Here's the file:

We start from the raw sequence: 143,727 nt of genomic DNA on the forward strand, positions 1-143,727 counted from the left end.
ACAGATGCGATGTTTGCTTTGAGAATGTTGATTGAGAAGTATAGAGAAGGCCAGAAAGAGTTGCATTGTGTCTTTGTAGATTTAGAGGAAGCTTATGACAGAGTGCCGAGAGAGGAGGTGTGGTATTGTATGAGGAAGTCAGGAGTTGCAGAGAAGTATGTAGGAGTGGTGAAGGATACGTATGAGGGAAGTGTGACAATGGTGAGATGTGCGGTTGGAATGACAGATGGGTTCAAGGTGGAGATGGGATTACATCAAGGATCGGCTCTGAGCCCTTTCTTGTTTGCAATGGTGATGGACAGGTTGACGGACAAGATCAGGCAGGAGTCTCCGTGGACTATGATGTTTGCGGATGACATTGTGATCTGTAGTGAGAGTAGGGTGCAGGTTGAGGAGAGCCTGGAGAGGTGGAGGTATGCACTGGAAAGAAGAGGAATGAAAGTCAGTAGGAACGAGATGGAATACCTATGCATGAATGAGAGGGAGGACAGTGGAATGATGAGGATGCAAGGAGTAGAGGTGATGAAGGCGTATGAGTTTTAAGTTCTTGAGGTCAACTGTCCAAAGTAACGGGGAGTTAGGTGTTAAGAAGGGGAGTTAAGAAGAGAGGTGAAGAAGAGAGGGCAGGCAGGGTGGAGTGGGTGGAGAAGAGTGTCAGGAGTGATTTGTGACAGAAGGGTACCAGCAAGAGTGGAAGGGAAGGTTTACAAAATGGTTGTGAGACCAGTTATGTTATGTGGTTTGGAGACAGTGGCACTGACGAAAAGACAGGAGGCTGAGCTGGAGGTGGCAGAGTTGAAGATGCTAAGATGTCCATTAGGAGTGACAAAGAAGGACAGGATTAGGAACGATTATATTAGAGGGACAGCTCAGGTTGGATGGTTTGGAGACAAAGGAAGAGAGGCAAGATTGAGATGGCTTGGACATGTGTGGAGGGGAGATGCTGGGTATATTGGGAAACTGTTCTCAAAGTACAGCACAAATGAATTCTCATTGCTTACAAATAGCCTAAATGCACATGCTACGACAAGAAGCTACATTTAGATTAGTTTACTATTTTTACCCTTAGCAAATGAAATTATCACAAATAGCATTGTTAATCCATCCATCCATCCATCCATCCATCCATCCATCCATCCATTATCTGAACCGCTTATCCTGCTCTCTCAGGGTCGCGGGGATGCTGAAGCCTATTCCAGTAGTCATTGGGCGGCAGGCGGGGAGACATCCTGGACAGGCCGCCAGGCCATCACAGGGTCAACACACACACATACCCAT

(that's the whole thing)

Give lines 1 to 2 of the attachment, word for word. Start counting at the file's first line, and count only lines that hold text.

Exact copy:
We start from the raw sequence: 143,727 nt of genomic DNA on the forward strand, positions 1-143,727 counted from the left end.
ACAGATGCGATGTTTGCTTTGAGAATGTTGATTGAGAAGTATAGAGAAGGCCAGAAAGAGTTGCATTGTGTCTTTGTAGATTTAGAGGAAGCTTATGACAGAGTGCCGAGAGAGGAGGTGTGGTATTGTATGAGGAAGTCAGGAGTTGCAGAGAAGTATGTAGGAGTGGTGAAGGATACGTATGAGGGAAGTGTGACAATGGTGAGATGTGCGGTTGGAATGACAGATGGGTTCAAGGTGGAGATGGGATTACATCAAGGATCGGCTCTGAGCCCTTTCTTGTTTGCAATGGTGATGGACAGGTTGACGGACAAGATCAGGCAGGAGTCTCCGTGGACTATGATGTTTGCGGATGACATTGTGATCTGTAGTGAGAGTAGGGTGCAGGTTGAGGAGAGCCTGGAGAGGTGGAGGTATGCACTGGAAAGAAGAGGAATGAAAGTCAGTAGGAACGAGATGGAATACCTATGCATGAATGAGAGGGAGGACAGTGGAATGATGAGGATGCAAGGAGTAGAGGTGATGAAGGCGTATGAGTTTTAAGTTCTTGAGGTCAACTGTCCAAAGTAACGGGGAGTTAGGTGTTAAGAAGGGGAGTTAAGAAGAGAGGTGAAGAAGAGAGGGCAGGCAGGGTGGAGTGGGTGGAGAAGAGTGTCAGGAGTGATTTGTGACAGAAGGGTACCAGCAAGAGTGGAAGGGAAGGTTTACAAAATGGTTGTGAGACCAGTTATGTTATGTGGTTTGGAGACAGTGGCACTGACGAAAAGACAGGAGGCTGAGCTGGAGGTGGCAGAGTTGAAGATGCTAAGATGTCCATTAGGAGTGACAAAGAAGGACAGGATTAGGAACGATTATATTAGAGGGACAGCTCAGGTTGGATGGTTTGGAGACAAAGGAAGAGAGGCAAGATTGAGATGGCTTGGACATGTGTGGAGGGGAGATGCTGGGTATATTGGGAAACTGTTCTCAAAGTACAGCACAAATGAATTCTCATTGCTTACAAATAGCCTAAATGCACATGCTACGACAAGAAGCTACATTTAGATTAGTTTACTATTTTTACCCTTAGCAAATGAAATTATCACAAATAGCATTGTTAATCCATCCATCCATCCATCCATCCATCCATCCATCCATCCATTATCTGAACCGCTTATCCTGCTCTCTCAGGGTCGCGGGGATGCTGAAGCCTATTCCAGTAGTCATTGGGCGGCAGGCGGGGAGACATCCTGGACAGGCCGCCAGGCCATCACAGGGTCAACACACACACATACCCAT